A previously filmed background scene is projected behind actors on a screen in a studio, to create the illusion that they are on location. Sometimes this effect is also achieved with bluescreen photography.
Movie, slide, or computer image presentation where the screen is between the viewer and the projector.
Projection of an image on the reverse of a transparant screen. The light comes from the direction contrary to the viewer. Projection systems with cathode ray tubes normally base on rear projection.
The projector is placed behind a translucent plastic screen, out of sight of the audience. It projects onto the back screen and the audience sees on the front.
Rear projection is a TV system where the picture is projected against a mirror inside the cabinet and you can watch it as you would an average television. Until recently, the rear projection TVs comprised three CRTs but the new types of rear projection TVs include LCD.
A technique for combining a foreground action with a background action filmed earlier. The foreground is filmed in a studio, against a screen; the background imagery is projected from behind the screen. The opposite of front projection.
Projecting an image through a translucent screen material for viewing from the opposite side. Used in both home theater projectors and DLP TVs
This is a system where the projected image is passed through a screen to the viewer. A rear projection room is required to house the projector(s). In rooms with limited space, mirrors may be used to "fold" the image to the screen.
A projections TV system wherein the picture is projected onto a translucent screen , which is view from the opposite side.
An application where the projector is placed behind an opaque screen; it projects onto the screen and the audience sees it on the other side. Rear projection devices must be able to reverse the image.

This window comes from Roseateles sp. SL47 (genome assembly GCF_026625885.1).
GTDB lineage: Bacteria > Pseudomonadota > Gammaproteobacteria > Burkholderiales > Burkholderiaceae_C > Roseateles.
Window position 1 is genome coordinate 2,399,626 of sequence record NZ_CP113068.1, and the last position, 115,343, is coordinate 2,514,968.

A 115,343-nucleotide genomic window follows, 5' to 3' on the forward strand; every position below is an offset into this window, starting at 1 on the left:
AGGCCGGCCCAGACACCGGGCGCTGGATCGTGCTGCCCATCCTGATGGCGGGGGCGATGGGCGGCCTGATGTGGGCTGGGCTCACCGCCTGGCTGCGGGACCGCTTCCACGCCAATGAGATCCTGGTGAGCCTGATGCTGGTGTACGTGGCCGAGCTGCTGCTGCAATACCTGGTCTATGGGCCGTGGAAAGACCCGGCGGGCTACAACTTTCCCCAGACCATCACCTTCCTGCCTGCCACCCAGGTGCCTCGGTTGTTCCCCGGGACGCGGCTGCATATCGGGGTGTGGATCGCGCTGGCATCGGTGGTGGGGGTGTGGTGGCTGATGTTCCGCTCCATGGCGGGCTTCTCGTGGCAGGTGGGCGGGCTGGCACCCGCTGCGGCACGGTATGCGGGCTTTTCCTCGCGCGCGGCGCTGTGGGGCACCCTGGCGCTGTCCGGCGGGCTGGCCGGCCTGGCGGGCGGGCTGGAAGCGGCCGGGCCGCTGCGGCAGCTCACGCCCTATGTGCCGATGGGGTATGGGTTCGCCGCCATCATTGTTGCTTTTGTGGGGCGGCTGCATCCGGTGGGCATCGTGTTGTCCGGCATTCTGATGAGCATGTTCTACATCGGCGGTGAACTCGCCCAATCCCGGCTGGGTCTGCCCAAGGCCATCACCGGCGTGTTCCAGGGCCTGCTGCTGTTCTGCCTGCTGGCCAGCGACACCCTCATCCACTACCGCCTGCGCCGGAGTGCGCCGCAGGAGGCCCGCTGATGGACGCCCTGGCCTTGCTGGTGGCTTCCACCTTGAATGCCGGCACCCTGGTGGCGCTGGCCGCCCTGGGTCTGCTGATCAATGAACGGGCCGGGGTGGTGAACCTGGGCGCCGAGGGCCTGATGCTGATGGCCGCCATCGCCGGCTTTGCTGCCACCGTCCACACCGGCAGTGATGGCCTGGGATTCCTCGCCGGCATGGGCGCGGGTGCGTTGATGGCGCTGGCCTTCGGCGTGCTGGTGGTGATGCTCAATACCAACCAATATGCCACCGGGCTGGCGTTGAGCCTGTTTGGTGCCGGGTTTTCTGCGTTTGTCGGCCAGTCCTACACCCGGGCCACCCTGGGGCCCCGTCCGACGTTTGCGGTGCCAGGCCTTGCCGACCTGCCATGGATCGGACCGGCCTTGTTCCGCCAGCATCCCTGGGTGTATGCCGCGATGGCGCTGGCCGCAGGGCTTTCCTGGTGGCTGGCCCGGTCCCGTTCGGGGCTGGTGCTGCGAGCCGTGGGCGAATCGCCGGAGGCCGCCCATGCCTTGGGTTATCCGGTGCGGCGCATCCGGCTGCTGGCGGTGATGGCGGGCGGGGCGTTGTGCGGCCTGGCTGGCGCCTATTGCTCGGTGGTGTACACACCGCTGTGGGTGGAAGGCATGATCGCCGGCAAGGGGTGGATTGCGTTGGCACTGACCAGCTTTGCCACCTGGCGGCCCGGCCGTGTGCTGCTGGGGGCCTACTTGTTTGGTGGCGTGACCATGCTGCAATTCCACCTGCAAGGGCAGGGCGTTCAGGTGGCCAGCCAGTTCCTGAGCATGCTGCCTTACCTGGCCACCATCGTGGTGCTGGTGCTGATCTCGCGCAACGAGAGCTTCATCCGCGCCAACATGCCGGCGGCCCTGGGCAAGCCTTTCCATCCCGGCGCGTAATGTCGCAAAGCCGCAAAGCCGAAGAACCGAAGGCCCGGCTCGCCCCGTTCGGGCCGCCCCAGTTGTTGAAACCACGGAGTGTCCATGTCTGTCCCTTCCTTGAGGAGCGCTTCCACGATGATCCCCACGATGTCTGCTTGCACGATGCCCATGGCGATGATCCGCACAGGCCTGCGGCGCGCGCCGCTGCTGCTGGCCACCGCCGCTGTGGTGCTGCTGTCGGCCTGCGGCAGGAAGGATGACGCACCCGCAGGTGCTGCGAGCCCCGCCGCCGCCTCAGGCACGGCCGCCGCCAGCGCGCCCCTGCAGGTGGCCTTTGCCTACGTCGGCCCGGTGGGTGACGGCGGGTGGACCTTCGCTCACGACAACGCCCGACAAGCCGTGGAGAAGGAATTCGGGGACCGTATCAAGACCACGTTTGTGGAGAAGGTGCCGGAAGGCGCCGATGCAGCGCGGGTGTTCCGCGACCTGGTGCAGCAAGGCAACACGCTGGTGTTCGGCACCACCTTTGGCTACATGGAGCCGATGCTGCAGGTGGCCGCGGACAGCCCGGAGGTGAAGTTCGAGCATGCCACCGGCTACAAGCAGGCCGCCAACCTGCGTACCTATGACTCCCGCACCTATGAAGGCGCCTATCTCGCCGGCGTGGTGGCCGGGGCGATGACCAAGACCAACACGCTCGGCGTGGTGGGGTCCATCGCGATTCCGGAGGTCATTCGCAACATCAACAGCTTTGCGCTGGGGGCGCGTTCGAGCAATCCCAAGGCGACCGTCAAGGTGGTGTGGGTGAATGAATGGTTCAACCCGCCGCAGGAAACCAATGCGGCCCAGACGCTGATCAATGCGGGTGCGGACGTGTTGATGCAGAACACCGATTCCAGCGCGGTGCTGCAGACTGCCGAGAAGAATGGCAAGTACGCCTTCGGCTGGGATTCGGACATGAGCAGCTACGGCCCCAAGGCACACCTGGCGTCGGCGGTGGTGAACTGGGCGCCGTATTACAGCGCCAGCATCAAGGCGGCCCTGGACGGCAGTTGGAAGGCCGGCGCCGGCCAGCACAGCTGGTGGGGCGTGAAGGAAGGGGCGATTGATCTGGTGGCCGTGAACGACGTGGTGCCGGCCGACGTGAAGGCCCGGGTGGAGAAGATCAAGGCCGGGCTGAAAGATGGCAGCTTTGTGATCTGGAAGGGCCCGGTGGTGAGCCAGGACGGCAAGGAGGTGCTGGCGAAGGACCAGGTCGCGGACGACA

A projection system were the projector is situated behind a translucent screen. Used for situations with a lot of ambient light (more than normal projection rooms).
Projecting an image through a translucent screen material with a special coating which allows an image to be projected through the screen, rather than onto the surface of the screen. for viewing from the opposite side. As opposed to front projection. The slide or film must be reversed, or a mirror must be used to correct the image for rear screen presentation. In some video or computer projectors, the image can be reversed electronically.
A trick shot in which the subject is filmed against a background that is itself a motion picture screen. Upon this screen another image - either moving or still - has been projected as a backdrop. Also known as a process shot.
Rear projection is when images are projected from behind a screen. The advantage of this configuration is that a viewer cannot cast shadows by getting inbetween the projector and screen - particularly important when a user is interacting with images on the screen. Certain types of rigid and flexible rear projection screens can be used for stereoscopic projection.
Rear projection is a technique in presentation where the presenter stands in front of a screen while a projector positioned behind the screen casts a reversed image of the background.
Projecting an image through a translucent screen material for viewing from the opposite side. This method of projection is also an option for home theater use in large spaces.
A video technique in which images are projected on a screen positioned between the projector and the audience.
a technique used in film making in which a scene is filmed in front of a screen onto which the background action is projected. Originally used for moving vehicle scenes in which the actors sit in a stationary vehicle which appears to be moving because of the projected action on the screen behind them.
TV technology for super screen TVs in which the red, green and blue of TV images are projected onto a mirror which reflects the picture onto the rear of the viewing screen